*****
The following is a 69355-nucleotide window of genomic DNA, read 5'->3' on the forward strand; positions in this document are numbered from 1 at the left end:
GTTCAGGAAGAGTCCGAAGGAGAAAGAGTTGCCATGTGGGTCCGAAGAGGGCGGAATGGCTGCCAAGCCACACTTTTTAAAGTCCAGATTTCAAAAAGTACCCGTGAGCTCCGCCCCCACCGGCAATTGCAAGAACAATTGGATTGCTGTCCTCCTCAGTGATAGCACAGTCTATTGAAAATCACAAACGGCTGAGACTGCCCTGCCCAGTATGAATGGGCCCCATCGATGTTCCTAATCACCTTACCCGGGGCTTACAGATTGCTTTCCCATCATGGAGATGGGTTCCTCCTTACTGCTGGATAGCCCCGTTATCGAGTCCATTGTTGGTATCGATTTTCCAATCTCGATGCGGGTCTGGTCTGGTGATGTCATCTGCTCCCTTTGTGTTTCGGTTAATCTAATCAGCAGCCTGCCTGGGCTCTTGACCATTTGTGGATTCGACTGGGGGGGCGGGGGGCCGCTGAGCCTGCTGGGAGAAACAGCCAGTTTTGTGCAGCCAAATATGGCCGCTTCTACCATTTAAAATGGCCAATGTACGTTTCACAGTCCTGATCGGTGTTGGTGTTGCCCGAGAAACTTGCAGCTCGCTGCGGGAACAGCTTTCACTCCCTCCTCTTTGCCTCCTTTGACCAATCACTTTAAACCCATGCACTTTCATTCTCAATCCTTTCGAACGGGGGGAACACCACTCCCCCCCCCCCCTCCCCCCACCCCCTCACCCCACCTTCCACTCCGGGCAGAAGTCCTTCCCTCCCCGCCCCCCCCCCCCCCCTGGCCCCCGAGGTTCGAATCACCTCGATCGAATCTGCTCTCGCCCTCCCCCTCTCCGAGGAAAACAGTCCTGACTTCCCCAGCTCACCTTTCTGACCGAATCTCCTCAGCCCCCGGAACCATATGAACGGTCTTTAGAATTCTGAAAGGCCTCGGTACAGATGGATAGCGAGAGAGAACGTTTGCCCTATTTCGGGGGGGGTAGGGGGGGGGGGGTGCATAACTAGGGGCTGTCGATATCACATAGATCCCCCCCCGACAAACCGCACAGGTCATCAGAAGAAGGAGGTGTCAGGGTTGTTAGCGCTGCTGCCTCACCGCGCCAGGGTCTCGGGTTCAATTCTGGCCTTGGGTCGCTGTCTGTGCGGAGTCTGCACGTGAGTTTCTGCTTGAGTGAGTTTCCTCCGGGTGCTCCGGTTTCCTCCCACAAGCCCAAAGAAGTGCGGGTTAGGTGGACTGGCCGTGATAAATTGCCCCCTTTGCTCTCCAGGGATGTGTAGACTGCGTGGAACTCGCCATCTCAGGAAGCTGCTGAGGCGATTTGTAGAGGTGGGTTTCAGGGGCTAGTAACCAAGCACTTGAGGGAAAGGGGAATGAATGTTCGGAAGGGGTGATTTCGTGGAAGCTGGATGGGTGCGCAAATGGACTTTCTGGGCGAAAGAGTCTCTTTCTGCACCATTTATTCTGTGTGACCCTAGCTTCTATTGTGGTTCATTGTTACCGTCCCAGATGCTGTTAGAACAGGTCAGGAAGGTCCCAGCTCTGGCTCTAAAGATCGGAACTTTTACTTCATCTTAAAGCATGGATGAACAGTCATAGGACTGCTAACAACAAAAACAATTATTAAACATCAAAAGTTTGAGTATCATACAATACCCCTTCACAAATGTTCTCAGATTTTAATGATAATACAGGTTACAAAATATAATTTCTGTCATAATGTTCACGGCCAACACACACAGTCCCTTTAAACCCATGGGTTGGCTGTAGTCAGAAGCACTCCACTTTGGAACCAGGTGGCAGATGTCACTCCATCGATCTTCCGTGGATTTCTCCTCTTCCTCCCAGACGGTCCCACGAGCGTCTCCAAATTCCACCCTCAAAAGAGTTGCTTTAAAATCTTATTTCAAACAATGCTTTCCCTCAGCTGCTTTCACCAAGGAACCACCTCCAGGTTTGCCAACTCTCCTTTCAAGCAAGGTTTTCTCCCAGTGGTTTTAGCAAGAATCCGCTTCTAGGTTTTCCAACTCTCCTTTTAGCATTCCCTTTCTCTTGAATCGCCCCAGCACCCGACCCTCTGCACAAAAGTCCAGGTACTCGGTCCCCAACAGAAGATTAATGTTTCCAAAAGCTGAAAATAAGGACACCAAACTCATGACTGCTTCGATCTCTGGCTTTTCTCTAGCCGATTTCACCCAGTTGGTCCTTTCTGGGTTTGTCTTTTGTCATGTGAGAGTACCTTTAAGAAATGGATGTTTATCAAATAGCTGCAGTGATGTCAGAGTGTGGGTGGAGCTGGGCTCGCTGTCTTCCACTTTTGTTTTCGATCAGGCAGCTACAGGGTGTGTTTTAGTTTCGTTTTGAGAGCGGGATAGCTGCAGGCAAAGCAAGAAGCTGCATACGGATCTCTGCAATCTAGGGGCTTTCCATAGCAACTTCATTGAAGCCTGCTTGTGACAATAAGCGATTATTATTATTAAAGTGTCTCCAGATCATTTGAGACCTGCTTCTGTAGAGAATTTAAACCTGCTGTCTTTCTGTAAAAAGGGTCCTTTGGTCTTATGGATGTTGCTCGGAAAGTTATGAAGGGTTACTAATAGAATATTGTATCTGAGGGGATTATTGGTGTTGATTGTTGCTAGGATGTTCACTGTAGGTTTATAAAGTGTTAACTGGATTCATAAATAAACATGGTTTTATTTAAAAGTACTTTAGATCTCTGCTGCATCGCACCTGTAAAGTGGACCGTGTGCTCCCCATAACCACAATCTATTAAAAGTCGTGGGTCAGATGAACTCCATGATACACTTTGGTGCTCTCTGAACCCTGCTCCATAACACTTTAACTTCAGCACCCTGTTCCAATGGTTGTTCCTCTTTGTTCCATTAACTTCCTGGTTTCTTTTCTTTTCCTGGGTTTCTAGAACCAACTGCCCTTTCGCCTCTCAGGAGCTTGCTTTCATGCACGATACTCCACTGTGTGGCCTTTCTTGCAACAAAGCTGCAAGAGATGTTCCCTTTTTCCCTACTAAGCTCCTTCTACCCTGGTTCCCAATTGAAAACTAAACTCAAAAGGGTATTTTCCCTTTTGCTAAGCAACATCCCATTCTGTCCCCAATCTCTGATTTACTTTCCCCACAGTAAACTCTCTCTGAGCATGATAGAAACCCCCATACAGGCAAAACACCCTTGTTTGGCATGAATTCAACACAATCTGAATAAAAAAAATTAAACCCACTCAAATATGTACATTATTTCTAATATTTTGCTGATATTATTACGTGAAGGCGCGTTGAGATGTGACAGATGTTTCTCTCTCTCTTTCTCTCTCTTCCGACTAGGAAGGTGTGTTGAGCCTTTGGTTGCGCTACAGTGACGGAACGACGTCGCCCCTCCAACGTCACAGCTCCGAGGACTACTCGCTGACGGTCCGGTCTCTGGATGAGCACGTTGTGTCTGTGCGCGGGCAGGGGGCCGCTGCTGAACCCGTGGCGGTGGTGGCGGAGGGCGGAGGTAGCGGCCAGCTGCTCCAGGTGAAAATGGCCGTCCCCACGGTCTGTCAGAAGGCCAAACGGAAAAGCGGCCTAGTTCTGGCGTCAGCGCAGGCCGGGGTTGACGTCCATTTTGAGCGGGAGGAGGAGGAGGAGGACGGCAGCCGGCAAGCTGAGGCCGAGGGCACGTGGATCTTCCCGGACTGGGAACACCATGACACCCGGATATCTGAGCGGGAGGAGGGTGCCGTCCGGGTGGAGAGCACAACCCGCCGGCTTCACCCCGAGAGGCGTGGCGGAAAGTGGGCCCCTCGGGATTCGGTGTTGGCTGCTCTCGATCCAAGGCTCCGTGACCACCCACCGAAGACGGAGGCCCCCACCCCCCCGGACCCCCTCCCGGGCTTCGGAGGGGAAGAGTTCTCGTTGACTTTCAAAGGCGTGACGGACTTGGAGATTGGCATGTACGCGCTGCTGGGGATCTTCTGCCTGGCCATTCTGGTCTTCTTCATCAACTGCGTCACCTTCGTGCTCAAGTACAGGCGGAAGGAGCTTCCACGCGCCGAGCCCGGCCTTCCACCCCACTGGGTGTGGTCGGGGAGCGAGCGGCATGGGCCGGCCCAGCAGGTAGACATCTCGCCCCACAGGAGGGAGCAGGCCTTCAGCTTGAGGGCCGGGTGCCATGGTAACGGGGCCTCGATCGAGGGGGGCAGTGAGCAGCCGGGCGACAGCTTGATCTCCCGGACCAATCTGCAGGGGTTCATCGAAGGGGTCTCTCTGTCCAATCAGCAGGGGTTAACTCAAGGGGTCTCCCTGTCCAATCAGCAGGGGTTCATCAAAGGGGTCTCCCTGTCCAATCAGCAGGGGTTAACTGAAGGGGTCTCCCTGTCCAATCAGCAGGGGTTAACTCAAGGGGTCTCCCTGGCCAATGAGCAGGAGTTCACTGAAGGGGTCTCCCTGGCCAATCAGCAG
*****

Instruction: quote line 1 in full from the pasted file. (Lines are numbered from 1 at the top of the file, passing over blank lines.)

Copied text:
The following is a 69355-nucleotide window of genomic DNA, read 5'->3' on the forward strand; positions in this document are numbered from 1 at the left end: